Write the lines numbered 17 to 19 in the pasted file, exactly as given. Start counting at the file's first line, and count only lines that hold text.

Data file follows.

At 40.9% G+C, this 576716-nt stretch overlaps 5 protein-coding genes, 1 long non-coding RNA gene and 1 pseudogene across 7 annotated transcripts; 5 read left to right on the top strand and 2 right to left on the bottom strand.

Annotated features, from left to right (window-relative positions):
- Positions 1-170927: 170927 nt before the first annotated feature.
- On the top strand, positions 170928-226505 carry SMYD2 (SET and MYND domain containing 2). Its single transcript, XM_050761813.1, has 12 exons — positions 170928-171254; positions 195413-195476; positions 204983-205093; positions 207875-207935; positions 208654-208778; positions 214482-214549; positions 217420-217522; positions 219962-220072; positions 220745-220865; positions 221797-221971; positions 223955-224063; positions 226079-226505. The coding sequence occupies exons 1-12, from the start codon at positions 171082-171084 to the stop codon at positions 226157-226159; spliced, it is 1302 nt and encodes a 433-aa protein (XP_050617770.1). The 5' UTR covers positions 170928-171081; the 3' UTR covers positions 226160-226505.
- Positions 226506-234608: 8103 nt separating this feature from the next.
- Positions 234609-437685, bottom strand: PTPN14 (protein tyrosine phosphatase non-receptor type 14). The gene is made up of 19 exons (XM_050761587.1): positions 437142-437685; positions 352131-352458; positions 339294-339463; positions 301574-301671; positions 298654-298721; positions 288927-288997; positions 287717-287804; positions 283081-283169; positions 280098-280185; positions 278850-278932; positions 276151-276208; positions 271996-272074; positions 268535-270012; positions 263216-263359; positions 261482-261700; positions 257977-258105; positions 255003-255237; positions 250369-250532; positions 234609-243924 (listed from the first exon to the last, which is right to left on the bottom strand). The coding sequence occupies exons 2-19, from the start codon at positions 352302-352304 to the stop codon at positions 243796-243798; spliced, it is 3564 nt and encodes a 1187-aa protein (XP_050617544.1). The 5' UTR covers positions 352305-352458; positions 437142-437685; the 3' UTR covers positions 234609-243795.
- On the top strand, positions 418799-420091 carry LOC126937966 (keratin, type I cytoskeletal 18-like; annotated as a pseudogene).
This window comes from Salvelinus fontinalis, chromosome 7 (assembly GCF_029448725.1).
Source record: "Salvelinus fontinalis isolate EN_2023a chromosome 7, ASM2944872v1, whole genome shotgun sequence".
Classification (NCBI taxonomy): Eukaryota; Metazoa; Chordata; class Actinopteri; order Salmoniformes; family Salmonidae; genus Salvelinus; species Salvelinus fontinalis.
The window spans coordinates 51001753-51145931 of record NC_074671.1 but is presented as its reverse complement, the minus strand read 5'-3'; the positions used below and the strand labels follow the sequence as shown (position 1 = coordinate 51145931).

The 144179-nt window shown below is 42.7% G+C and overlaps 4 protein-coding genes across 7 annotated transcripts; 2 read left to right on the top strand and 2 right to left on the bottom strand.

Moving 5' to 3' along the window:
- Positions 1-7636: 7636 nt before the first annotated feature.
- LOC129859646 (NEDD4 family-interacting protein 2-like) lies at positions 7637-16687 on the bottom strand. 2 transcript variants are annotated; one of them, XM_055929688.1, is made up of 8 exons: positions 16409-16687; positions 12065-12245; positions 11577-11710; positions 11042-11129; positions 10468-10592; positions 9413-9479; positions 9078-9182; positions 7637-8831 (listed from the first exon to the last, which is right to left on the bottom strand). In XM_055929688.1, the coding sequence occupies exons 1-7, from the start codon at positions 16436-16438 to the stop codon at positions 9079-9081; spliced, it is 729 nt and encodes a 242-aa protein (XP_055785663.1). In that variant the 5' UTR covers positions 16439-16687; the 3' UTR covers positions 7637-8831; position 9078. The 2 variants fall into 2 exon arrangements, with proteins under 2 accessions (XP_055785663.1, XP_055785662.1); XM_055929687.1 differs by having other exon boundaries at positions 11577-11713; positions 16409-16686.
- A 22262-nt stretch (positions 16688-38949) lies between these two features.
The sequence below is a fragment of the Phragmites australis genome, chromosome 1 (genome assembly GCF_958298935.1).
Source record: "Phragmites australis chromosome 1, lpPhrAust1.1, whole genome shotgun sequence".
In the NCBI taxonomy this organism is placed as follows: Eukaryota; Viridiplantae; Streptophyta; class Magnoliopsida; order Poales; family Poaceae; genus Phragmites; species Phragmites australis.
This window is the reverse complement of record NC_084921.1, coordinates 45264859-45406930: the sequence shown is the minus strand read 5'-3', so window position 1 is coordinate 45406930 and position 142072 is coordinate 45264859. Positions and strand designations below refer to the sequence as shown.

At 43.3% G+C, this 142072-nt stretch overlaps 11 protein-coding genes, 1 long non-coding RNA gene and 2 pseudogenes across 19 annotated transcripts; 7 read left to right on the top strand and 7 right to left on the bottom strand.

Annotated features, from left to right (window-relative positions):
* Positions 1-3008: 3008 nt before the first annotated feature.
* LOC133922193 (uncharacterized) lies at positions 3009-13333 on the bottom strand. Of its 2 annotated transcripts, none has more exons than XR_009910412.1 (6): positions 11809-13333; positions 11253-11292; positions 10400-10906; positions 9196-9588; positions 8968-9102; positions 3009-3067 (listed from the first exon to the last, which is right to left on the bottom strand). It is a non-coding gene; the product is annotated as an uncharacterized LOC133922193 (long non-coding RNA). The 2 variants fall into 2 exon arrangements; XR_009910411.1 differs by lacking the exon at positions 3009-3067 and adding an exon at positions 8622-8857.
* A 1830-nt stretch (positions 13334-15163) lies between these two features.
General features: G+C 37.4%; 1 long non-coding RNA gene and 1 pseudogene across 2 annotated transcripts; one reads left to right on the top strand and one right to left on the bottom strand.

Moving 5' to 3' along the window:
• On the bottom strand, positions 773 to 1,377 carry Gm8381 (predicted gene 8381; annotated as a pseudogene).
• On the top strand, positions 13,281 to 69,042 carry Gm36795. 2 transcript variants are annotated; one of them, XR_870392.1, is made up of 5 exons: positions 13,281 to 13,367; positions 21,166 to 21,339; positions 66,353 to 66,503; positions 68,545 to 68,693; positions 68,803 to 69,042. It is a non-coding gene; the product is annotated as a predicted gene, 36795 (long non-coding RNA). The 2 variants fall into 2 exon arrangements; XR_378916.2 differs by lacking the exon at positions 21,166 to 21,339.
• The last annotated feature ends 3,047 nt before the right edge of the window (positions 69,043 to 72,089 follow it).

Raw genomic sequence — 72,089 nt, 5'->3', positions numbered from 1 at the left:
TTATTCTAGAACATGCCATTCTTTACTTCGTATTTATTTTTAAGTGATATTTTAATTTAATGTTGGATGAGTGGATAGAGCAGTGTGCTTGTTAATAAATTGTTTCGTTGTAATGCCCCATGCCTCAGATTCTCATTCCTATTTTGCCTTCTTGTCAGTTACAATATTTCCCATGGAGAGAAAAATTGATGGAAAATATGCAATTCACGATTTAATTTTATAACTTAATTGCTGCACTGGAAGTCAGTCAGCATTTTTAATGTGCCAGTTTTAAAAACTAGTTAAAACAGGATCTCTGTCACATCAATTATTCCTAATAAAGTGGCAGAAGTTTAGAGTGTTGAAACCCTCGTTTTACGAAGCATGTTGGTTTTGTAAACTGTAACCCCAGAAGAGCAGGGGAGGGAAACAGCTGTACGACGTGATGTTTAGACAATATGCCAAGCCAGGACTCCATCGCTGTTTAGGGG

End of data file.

The sequence below is a fragment of the Phragmites australis genome, chromosome 1 (genome assembly GCF_958298935.1).
Source record: "Phragmites australis chromosome 1, lpPhrAust1.1, whole genome shotgun sequence".
In the NCBI taxonomy this organism is placed as follows: Eukaryota; Viridiplantae; Streptophyta; class Magnoliopsida; order Poales; family Poaceae; genus Phragmites; species Phragmites australis.